After all these years, Bogey Vujkov is finally releasing his debut CD, Comin' Up For Air, a 13 track album, mostly composed by Vujkov. A Steinway Jazz Artist in Residence in the Sherman Clay store in Seattle, Vujkov teaches the 'power players.'
America is fortunate to have such a gifted pianist finally sharing his skills with the world via this lively, emotional album.
Rich, deep piano tones --perky, yet strolling, accompanied by upbeat percussion makes "Comin' Up For Air," a breath of fresh air, with strings in the background. At times, this is like a march, but not quite. Coming back with another peppy tune, Vujov shows a long range on piano as the vast string arrangement displays strong emotional tones for "Blossom Time."
More sentimental, "You Are," shows Vujkov's ability to work the entire keyboard while letting the mellow percussion stand out in a dance with the strings that is enticing, expressive of love.
"Strut" is just what is needed to get the listener on his/her feet after the previous solemn tune. "Strut" is alive with a hot, outstanding percussive rhythm in front of a racing keyboard. Nothing tame about this tune. Lots of energy in this track.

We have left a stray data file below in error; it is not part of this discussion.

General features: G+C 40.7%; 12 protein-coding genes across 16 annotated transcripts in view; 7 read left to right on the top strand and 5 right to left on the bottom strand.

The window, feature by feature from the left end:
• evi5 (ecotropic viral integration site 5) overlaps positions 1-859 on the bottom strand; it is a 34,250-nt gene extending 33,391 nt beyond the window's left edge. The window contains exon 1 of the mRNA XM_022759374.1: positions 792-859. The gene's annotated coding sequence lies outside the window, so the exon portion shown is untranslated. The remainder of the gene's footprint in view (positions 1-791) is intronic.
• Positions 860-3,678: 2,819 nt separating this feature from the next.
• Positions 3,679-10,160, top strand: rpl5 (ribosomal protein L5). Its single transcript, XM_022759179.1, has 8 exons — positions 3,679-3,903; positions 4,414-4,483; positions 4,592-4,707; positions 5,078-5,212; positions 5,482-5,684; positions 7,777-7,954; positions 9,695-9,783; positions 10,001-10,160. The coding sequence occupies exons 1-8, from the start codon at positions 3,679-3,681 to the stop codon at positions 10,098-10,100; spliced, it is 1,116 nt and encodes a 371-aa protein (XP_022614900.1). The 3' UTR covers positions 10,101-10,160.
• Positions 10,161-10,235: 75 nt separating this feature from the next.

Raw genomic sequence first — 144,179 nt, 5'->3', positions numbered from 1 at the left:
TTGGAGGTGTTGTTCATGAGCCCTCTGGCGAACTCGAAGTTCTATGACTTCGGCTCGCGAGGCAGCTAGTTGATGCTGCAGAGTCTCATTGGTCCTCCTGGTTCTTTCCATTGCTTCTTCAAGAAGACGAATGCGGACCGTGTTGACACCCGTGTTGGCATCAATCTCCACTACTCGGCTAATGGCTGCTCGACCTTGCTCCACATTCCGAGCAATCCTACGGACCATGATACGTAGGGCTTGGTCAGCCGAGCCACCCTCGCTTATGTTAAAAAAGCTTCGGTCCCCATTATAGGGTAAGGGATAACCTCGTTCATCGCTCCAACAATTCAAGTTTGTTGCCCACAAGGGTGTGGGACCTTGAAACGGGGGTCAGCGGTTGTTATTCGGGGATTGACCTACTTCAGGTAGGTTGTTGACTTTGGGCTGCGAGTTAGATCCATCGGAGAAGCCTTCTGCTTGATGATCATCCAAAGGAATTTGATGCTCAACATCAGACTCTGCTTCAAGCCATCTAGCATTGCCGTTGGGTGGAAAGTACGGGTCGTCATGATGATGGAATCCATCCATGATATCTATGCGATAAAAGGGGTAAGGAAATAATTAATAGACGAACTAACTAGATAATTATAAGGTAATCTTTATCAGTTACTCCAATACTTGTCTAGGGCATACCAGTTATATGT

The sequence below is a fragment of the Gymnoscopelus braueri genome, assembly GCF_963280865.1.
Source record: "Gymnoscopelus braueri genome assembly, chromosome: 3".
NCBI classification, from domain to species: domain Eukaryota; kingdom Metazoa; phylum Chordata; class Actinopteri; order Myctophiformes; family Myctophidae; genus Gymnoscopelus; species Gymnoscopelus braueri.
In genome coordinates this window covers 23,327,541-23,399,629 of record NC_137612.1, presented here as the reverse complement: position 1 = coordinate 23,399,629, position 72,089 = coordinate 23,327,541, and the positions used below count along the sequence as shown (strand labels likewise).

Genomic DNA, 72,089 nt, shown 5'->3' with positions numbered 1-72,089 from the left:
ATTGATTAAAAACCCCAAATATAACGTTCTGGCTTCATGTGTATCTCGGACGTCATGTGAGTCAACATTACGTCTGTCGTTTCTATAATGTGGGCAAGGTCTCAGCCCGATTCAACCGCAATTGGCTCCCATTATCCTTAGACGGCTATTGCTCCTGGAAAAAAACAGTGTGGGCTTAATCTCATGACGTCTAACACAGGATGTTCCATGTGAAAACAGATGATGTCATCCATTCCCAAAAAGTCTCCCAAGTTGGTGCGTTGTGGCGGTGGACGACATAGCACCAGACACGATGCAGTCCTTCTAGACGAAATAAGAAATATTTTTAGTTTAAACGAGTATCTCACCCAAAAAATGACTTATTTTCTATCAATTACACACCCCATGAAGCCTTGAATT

"A Tune For Howard" is a keyboard dance-- enchanting, yet brazen, tempo with a massive percussion and a strong bass solo. A voracious drum solo expands this tune to a listener's delight. "Autumn In Seattle" allows the strings front stage, bringing pictures to mind of a rainy season, readying for winter's forthcoming hibernation. As Vujkov cascades the keyboard, the falling leaves of autumn bring a settling peace within.
Drawing a picture with "Three Sketches," Vujkov gets soft and gentle on keyboard, articulating each note as a divine entity.
"Say It" is written by Frank Loesser and Jimmy McHugh. Deep piano chords and spiritedly leaps on the high end of the keyboard make this rapturous melody an interesting composition, full of range, texture and emotion.
"A Nightingale Sang In Berkley," composed by Manning Sherwin, is an appropriate closure to this CD, as a nostalgic, solemn Steinway reminds us of the former grand tracks featured on Comin' Up For Air.